Fin Tech – Financial Technology is everywhere now. From Internet only banks to robo-advisors to automated loan processing to auto-invest, auto-save, the automatic word has prevailed the personal finance world.
Gone are the days when people queued up in banks to deposit or withdraw money, fill up paper forms to open an investment account and wait for hot tips to buy that fateful stock.
With the financial world so much dominated by technology, there are some tools and techniques we should employ to make our personal finance more automated and efficient, thus leaving us more time to pursue real passions.
Here are a few areas of personal finance where I think we cannot avoid the best of automation.
This is a no-brainer, however people still flock to big mortar banks like Chase, Bank of America or Wells Fargo. If you read the reviews of these banks, there are endless complaints about non-explained fees, bad customer service and old style bureaucracy.
On the other hand, I bank with a Credit Union which does not even have branches in my state of residence, and another online savings bank which is linked to the checking account in the Credit Union.
In last two years in US (and same in India), I did not feel the need for a local branch. True, once or twice when I needed to withdraw cash more than the permitted limits in authorized ATMs, I could just go to one of their affiliate Credit Union branches in my city.
Thus moving your banking to completely Internet based and using mobile apps, you are in better control of your money than dealing with the brick-and-mortar banks.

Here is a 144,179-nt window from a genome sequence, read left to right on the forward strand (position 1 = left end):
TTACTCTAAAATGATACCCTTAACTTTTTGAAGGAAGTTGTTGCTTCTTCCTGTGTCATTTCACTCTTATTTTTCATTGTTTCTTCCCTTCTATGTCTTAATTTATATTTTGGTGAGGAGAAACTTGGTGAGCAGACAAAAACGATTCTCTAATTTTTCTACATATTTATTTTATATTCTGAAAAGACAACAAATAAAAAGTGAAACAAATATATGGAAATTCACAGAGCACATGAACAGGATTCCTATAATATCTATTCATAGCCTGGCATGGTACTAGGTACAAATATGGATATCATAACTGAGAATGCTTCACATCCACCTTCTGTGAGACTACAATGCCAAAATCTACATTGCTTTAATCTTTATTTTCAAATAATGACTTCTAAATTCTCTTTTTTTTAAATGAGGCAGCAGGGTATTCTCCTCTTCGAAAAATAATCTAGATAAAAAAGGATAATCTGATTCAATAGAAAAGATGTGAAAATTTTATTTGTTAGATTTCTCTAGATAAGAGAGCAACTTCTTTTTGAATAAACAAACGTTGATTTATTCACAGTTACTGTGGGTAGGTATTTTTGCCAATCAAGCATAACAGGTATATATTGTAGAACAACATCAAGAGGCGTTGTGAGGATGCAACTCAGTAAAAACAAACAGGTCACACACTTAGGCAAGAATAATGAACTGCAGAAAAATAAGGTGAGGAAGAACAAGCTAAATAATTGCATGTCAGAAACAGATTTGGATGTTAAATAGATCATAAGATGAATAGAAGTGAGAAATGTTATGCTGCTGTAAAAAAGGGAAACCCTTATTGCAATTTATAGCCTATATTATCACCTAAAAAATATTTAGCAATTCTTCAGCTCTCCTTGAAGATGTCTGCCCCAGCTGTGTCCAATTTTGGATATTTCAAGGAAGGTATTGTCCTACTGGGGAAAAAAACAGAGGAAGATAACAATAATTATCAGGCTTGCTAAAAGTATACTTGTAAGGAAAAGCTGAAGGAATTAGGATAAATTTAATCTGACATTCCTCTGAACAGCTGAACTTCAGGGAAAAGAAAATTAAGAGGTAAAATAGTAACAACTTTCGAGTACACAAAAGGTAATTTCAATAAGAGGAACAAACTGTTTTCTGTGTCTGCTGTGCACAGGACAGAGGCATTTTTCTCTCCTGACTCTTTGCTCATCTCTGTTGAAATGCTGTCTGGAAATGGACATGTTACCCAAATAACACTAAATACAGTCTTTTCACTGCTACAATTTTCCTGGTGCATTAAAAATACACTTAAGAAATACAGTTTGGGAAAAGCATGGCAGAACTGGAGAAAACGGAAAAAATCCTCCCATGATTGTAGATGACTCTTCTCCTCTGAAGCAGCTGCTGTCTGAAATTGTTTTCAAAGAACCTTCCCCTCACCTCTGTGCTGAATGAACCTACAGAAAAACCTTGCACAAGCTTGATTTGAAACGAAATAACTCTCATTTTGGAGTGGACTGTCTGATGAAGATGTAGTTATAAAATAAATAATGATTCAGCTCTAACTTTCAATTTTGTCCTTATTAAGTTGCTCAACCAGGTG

All the internet banks provide goal based savings accounts, the one I use definitely has that feature. It makes it extremely easy to setup savings goals (5 minutes) and let it go automatic every month.
If you still don’t want to do the planning, budgeting etc. for saving money, check out Acorns or Digit, these are two advanced FinTech companies who help you save in the background.
Acorns helps you accumulate the spare change from your everyday purchases and siphons it away to an investment account.
Digit is a bit more sophisticated in that it analyzes your spending pattern from a linked checking account, and saves off what it can. Of course you can set it up in a way you like, but they also guarantee not to cause overdraft.
Before you try out these apps and link your account, please read through reviews and understand their fees. The fees has to be justified compared to the value it will add to managing your finances.
For example, I signed up for Digit but later decided to pull back, as I already know and have set up automated transfers for my savings goals.
There are other similar apps and the following link may help.
Like Acorns is a micro-investing app which pulls money out of your account and forces you to invest, there are robo-advisors for bigger and planned investment.
This can be a completely hands-off approach to investing and let the expert designed algorithms decide your asset allocation and investment product mix.
Here is a good discussion, again from nerdwallet.com.
Moreover, the brokerage companies like Schwab also has robo-advisor options.
What gets tracked, grows. I don’t know who said that, but tracking your Net worth and investments is important.
While you can keep the overall numbers in your head if you check your accounts regularly, there is nothing better than having an algorithm do the data crunching and show your portfolio with all kinds of analysis and charts. It is even better if it can project future growth of Net worth with reasonable assumptions.
This can be done by plain old Excel sheets and I do the same before I could trust the online sites with a consolidated view of my personal finance.